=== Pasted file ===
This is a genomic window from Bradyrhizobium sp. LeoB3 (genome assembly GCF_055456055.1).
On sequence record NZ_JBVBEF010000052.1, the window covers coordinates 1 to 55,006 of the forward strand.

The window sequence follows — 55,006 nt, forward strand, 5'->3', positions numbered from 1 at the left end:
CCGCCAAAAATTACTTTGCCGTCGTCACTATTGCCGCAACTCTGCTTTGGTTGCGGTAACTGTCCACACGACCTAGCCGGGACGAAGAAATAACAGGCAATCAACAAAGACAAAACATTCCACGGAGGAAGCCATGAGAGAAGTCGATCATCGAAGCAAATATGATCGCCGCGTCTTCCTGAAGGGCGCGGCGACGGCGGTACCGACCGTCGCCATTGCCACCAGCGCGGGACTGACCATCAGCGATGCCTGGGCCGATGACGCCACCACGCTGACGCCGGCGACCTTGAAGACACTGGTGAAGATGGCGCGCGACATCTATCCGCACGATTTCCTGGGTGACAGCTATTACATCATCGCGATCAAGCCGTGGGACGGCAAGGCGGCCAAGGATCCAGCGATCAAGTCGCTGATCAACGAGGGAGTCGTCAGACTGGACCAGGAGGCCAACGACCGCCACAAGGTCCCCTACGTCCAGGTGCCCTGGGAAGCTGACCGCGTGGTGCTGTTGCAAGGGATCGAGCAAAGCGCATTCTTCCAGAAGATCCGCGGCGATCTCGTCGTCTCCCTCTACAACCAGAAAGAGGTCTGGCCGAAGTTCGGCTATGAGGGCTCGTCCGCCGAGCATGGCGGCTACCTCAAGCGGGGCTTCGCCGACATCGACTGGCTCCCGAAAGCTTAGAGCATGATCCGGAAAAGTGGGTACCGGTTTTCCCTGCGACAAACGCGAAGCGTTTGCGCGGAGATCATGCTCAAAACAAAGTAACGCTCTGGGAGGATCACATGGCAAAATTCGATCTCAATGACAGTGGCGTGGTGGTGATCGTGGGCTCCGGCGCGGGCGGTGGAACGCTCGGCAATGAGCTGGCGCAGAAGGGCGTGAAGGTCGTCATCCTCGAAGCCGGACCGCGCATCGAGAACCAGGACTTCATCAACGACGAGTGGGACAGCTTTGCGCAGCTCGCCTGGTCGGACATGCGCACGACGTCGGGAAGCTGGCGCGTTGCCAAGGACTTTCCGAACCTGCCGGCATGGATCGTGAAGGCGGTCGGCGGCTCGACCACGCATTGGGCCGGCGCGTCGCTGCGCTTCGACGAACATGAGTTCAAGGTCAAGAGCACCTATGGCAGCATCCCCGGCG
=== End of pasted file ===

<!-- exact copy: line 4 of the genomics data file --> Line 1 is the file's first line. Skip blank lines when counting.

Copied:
CCGCCAAAAATTACTTTGCCGTCGTCACTATTGCCGCAACTCTGCTTTGGTTGCGGTAACTGTCCACACGACCTAGCCGGGACGAAGAAATAACAGGCAATCAACAAAGACAAAACATTCCACGGAGGAAGCCATGAGAGAAGTCGATCATCGAAGCAAATATGATCGCCGCGTCTTCCTGAAGGGCGCGGCGACGGCGGTACCGACCGTCGCCATTGCCACCAGCGCGGGACTGACCATCAGCGATGCCTGGGCCGATGACGCCACCACGCTGACGCCGGCGACCTTGAAGACACTGGTGAAGATGGCGCGCGACATCTATCCGCACGATTTCCTGGGTGACAGCTATTACATCATCGCGATCAAGCCGTGGGACGGCAAGGCGGCCAAGGATCCAGCGATCAAGTCGCTGATCAACGAGGGAGTCGTCAGACTGGACCAGGAGGCCAACGACCGCCACAAGGTCCCCTACGTCCAGGTGCCCTGGGAAGCTGACCGCGTGGTGCTGTTGCAAGGGATCGAGCAAAGCGCATTCTTCCAGAAGATCCGCGGCGATCTCGTCGTCTCCCTCTACAACCAGAAAGAGGTCTGGCCGAAGTTCGGCTATGAGGGCTCGTCCGCCGAGCATGGCGGCTACCTCAAGCGGGGCTTCGCCGACATCGACTGGCTCCCGAAAGCTTAGAGCATGATCCGGAAAAGTGGGTACCGGTTTTCCCTGCGACAAACGCGAAGCGTTTGCGCGGAGATCATGCTCAAAACAAAGTAACGCTCTGGGAGGATCACATGGCAAAATTCGATCTCAATGACAGTGGCGTGGTGGTGATCGTGGGCTCCGGCGCGGGCGGTGGAACGCTCGGCAATGAGCTGGCGCAGAAGGGCGTGAAGGTCGTCATCCTCGAAGCCGGACCGCGCATCGAGAACCAGGACTTCATCAACGACGAGTGGGACAGCTTTGCGCAGCTCGCCTGGTCGGACATGCGCACGACGTCGGGAAGCTGGCGCGTTGCCAAGGACTTTCCGAACCTGCCGGCATGGATCGTGAAGGCGGTCGGCGGCTCGACCACGCATTGGGCCGGCGCGTCGCTGCGCTTCGACGAACATGAGTTCAAGGTCAAGAGCACCTATGGCAGCATCCCCGGCG